Thule (pronounced thew’-lee or thoo’-lee, with th as in thank) is the ancient Greek and Latin name for the most northerly habitable place in the world, said to be six days’ sail north of Britain.
Although it was presumably named for a real place, there is considerable uncertainty as to just what place was that designated as Thule, and guesses range from Norway to Iceland.
The Thule in Greenland at which the United States has recently established an Air Force base is named in remembrance of this unknown land of the ancients and is pronounced too’-lee.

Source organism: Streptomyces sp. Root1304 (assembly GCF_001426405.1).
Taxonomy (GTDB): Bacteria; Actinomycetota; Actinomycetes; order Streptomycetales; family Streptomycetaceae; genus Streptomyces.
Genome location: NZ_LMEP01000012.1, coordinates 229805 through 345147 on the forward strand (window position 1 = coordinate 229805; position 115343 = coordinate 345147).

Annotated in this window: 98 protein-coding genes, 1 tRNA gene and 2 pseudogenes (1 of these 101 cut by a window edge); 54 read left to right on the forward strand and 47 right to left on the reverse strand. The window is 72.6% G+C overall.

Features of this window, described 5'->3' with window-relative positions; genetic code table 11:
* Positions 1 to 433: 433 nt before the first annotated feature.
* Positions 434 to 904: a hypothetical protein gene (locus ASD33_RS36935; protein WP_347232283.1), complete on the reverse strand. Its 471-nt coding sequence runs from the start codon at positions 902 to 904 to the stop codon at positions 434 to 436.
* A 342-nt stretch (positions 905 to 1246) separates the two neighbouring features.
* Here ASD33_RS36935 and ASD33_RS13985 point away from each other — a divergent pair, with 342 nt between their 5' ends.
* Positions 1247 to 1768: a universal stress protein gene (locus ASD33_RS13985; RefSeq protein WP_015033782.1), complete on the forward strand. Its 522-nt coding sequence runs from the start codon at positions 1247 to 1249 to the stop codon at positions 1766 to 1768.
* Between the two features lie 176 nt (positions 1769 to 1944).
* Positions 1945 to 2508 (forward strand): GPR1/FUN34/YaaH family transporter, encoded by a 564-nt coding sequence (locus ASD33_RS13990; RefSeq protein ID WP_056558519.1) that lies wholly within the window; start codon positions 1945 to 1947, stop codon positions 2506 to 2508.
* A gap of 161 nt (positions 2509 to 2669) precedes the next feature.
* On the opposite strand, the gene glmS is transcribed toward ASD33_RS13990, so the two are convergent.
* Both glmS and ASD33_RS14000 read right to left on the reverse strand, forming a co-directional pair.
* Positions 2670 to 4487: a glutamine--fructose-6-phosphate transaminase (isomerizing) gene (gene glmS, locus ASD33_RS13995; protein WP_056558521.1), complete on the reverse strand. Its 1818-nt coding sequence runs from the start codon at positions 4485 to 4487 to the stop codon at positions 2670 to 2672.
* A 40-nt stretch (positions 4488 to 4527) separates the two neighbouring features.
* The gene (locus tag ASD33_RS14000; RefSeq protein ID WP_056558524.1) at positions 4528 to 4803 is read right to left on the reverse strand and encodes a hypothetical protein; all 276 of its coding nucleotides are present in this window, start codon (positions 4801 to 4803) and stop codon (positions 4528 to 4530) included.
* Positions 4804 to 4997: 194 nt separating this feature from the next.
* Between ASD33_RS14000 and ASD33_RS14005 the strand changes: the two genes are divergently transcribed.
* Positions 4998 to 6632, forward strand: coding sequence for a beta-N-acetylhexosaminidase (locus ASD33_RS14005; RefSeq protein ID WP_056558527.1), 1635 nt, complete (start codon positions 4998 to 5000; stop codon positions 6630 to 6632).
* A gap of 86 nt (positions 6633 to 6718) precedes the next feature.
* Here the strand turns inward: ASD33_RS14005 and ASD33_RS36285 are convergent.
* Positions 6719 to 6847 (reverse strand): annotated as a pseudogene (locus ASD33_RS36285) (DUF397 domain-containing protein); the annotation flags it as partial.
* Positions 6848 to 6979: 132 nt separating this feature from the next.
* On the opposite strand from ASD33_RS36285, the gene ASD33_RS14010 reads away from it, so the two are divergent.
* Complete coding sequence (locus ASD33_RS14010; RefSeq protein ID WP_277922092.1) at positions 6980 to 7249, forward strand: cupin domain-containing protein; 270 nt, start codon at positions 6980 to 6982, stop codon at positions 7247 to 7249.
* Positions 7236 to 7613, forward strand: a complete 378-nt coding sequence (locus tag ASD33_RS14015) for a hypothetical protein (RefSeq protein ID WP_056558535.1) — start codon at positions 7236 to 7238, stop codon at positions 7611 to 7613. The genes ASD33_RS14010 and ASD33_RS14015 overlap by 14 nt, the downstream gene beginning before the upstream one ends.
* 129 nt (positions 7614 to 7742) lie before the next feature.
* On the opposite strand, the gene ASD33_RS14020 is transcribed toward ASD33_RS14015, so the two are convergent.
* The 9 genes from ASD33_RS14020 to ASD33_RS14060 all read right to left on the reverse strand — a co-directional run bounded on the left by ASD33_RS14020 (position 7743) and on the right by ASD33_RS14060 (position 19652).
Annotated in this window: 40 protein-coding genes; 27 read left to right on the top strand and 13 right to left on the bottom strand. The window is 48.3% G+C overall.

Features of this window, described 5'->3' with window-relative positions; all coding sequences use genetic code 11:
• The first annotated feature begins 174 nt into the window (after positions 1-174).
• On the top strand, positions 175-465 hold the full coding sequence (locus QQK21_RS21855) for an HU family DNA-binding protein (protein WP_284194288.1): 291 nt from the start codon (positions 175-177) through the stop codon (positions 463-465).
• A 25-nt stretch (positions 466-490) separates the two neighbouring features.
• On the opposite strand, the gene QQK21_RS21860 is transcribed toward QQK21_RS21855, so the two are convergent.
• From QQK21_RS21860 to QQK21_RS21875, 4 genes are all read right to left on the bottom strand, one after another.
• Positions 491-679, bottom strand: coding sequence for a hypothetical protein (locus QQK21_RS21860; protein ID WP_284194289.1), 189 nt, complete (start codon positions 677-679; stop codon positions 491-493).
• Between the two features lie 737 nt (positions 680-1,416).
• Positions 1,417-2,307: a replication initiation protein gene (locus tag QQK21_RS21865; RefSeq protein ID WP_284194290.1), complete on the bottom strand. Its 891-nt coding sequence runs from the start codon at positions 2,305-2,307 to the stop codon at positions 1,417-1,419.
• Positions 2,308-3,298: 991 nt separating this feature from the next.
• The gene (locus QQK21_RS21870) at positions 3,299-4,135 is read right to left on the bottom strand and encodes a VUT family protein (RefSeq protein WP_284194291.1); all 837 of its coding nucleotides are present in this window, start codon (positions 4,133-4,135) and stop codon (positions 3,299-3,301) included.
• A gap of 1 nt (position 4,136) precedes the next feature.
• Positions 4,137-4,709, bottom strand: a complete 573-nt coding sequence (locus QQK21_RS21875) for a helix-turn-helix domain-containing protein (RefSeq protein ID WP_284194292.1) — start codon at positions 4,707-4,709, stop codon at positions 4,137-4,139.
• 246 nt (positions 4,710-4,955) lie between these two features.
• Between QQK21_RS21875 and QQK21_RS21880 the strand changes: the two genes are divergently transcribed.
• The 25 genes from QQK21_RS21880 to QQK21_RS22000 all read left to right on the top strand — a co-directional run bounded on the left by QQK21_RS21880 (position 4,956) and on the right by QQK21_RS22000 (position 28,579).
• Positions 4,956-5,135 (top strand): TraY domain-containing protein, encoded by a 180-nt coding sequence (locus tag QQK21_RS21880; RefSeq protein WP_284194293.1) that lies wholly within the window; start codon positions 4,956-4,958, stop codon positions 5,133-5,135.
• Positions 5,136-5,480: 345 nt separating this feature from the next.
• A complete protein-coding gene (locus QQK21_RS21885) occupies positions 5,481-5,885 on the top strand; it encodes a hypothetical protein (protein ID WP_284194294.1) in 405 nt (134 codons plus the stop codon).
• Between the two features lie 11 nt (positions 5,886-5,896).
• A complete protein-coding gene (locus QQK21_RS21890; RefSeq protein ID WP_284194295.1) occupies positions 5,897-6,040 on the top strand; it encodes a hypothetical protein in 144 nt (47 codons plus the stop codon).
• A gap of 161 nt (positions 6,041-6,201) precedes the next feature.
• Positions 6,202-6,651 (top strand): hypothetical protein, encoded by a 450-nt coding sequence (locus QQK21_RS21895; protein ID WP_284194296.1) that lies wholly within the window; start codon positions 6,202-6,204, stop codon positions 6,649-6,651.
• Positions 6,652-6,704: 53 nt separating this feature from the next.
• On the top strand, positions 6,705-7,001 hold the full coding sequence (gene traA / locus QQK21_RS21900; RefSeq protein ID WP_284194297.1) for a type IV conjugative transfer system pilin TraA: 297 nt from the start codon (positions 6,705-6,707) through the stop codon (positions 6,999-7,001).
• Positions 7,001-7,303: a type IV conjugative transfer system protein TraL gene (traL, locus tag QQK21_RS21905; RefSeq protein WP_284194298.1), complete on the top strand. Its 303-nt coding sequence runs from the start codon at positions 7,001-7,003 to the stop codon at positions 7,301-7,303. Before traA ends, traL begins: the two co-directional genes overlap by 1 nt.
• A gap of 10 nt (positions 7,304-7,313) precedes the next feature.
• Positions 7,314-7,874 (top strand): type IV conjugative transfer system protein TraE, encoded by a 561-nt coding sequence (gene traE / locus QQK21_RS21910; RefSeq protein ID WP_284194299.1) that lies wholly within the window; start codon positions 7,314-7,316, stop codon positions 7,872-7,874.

But Thule has also acquired a figurative meaning, which is “the extreme limit of travel,” and this has led to the phrase ultima Thule (“farthest Thule”), with the meaning of “the utmost attainable, the limit, ‘the most.'”